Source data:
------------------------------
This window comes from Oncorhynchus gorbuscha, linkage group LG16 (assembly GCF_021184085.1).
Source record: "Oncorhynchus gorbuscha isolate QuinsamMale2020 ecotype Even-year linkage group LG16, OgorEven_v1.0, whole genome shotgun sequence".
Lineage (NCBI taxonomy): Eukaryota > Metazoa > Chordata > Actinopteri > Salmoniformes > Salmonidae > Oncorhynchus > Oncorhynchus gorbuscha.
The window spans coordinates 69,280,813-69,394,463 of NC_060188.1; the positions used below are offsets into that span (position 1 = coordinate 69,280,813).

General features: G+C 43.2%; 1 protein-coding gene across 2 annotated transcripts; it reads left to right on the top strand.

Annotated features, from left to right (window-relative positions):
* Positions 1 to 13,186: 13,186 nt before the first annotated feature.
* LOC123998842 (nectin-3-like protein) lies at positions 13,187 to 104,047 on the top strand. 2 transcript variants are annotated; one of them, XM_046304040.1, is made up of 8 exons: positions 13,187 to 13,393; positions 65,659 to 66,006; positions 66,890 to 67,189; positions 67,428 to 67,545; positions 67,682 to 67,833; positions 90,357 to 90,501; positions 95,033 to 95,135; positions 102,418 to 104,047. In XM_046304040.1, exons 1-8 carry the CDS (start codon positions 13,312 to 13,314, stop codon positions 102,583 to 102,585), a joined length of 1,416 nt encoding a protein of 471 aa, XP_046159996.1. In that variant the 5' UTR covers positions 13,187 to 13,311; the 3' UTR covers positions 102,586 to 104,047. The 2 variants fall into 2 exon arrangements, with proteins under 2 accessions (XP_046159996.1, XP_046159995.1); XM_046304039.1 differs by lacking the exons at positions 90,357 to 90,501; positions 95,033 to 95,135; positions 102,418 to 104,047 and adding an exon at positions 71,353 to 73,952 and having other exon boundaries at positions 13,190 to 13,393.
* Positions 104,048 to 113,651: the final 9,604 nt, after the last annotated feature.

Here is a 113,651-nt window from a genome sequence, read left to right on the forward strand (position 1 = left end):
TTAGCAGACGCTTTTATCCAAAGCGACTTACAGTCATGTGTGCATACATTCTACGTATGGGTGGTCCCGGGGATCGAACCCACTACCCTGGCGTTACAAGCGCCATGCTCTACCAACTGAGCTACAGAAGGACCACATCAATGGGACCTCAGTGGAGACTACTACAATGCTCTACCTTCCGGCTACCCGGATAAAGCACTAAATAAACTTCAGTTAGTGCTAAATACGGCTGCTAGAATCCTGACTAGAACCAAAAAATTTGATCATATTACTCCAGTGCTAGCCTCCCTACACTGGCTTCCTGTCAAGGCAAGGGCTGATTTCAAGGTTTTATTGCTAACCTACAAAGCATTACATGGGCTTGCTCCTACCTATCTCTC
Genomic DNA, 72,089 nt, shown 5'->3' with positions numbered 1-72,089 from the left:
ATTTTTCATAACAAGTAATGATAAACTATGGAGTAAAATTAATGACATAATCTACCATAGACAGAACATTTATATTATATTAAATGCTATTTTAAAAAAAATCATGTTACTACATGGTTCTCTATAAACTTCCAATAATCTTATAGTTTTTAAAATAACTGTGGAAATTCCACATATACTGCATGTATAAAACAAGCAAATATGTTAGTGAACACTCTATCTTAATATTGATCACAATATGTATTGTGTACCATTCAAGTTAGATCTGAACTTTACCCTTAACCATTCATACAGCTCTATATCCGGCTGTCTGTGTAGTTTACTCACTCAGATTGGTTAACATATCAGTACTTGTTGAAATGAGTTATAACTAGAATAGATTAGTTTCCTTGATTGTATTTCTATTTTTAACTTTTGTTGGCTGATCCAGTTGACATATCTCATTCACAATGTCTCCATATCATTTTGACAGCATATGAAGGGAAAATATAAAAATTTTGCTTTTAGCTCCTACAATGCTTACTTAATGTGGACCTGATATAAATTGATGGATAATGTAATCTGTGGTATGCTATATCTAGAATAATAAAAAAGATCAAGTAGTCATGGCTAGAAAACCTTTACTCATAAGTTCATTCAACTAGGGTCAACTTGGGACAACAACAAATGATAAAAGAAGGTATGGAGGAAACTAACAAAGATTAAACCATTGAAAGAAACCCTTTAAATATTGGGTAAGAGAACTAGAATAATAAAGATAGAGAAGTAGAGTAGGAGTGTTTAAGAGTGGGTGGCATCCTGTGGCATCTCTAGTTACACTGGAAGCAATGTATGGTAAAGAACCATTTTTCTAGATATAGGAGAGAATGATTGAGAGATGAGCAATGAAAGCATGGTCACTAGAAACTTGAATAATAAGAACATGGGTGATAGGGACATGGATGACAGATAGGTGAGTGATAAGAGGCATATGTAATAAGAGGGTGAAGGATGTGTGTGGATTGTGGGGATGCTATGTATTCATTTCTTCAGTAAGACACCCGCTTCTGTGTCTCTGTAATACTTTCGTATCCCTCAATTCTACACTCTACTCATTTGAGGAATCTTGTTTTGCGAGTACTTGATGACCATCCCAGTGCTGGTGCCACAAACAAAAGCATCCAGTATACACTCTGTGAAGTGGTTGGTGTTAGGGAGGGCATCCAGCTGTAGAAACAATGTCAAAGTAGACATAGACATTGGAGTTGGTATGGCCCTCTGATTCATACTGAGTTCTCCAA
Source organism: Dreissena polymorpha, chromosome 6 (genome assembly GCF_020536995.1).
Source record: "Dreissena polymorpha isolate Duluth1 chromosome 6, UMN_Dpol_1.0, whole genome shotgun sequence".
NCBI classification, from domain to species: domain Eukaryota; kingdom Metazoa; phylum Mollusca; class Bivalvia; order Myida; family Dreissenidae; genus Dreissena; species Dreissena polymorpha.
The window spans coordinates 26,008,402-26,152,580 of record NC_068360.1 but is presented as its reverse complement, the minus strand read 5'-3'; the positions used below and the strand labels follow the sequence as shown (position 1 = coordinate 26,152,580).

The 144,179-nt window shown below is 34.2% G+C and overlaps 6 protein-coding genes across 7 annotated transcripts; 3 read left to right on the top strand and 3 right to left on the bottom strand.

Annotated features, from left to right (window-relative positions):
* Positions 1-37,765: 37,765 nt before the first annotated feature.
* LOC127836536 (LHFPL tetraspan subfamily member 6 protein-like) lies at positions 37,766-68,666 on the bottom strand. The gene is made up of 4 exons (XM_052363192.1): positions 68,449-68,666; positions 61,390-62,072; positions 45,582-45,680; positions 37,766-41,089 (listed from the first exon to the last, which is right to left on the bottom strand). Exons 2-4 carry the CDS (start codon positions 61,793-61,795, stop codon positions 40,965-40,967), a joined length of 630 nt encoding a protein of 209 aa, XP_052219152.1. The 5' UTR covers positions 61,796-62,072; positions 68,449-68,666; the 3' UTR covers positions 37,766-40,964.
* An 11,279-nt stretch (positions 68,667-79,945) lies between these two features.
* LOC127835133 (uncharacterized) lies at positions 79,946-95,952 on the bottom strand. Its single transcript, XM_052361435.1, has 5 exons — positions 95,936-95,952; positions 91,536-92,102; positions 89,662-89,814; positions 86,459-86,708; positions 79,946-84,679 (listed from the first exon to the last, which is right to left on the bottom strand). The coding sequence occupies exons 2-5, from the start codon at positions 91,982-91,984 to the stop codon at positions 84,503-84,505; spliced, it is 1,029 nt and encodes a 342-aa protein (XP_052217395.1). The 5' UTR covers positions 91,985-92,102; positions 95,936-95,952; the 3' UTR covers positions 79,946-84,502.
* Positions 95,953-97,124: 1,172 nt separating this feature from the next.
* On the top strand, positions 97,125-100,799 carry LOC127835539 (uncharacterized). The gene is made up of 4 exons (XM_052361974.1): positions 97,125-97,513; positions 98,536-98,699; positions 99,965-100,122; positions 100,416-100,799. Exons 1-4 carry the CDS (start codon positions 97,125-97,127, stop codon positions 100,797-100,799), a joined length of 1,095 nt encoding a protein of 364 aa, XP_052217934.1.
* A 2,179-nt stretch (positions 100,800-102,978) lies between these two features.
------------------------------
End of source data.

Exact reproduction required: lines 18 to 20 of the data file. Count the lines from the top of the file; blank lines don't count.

The 144,179-nt window shown below is 34.2% G+C and overlaps 6 protein-coding genes across 7 annotated transcripts; 3 read left to right on the top strand and 3 right to left on the bottom strand.

Annotated features, from left to right (window-relative positions):
* Positions 1-37,765: 37,765 nt before the first annotated feature.